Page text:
A stronger Hainan economy is good news for Hong Kong and Macau
Sonny Lo says the two Chinese SARs should see the benefit of supporting the central government’s push to develop Hainan into a free-trade port and a thriving centre for tourism and leisure, which is likely to include gaming
The Chinese government’s grand plan to open up Hainan is not only politically and economically significant for the province itself, but it will also to some extent affect Macau’s position as a casino and tourism hub in southern China in the coming decades.
The plan is ambitious. In a “guiding opinion” to “comprehensively deepen” Hainan’s reform and opening up, jointly released by the State Council and Communist Party’s Central Committee this month, the government recognises the island’s achievements as a special economic zone. It also sets a goal of turning Hainan into a free-trade port, with major elements of the system in place by 2020.
The plan calls on Hainan to position itself strategically as a transit point for the central government in Beijing to implement the “Belt and Road Initiative”, and to remake itself into not just an international tourist draw, but also a centre for sustainable ecological development.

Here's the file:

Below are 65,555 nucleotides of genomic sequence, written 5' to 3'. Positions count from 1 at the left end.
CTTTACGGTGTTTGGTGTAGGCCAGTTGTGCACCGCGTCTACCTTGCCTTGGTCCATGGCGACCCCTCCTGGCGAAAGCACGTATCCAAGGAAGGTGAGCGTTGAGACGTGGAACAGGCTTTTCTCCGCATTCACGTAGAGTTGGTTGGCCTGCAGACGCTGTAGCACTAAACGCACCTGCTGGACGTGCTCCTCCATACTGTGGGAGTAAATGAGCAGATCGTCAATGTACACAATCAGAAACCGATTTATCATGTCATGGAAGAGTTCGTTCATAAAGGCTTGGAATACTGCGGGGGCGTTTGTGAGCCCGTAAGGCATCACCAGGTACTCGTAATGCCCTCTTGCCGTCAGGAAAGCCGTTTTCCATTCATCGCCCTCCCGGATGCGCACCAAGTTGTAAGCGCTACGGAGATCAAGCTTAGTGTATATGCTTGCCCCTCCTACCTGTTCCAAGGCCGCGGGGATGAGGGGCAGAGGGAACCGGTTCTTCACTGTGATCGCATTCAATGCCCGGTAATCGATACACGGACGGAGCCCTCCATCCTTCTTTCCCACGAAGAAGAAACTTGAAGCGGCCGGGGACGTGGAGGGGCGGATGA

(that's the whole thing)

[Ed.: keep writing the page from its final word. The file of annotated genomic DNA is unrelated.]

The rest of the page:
In addition, the directive encourages Hainan to develop its free-trade zone by liberalising some rules, such as by allowing hotels access to foreign TV channels, and improving its infrastructure.
Most importantly, the government proposes the development of beach and water sports, as well as horse racing, and to “explore the development of sports lottery and instant lottery on major international events”.
Finally, the directive urges Hainan to develop local talent and cooperate with Hong Kong and Macau in maritime affairs, while also forging closer cooperation with other economies in the Greater Bay Area and Taiwan.
The message from Beijing is very clear: Hainan is going to learn to combine the Hong Kong and Macau models in developing the island’s tourism, horse racing and lottery industries, and position itself as a prosperous transit point for China to reach out to economies in the Indian Ocean and other parts of Asia, under the nation’s belt and road plan.
The implications for Hong Kong and Macau are equally obvious.
While Hong Kong’s horse racing industry is likely to face some competition from a new horse racing lottery in Hainan, if and when it materialises, Macau’s casino industry may lose some mainland tourists to Hainan, where its hotels are likely to experiment with gaming on a smaller scale.
Though the government directive did not mention the word “casino”, it made a point of noting the need for Hainan to tighten its measures to deter money laundering, implying that casinos would perhaps be allowed in the province sooner or later.
In 2013, Hainan authorities shut down a casino bar that had been operating illegally after a report drew attention to it. A year later, the local government firmly stated that no casino operations would be tolerated. But that was then.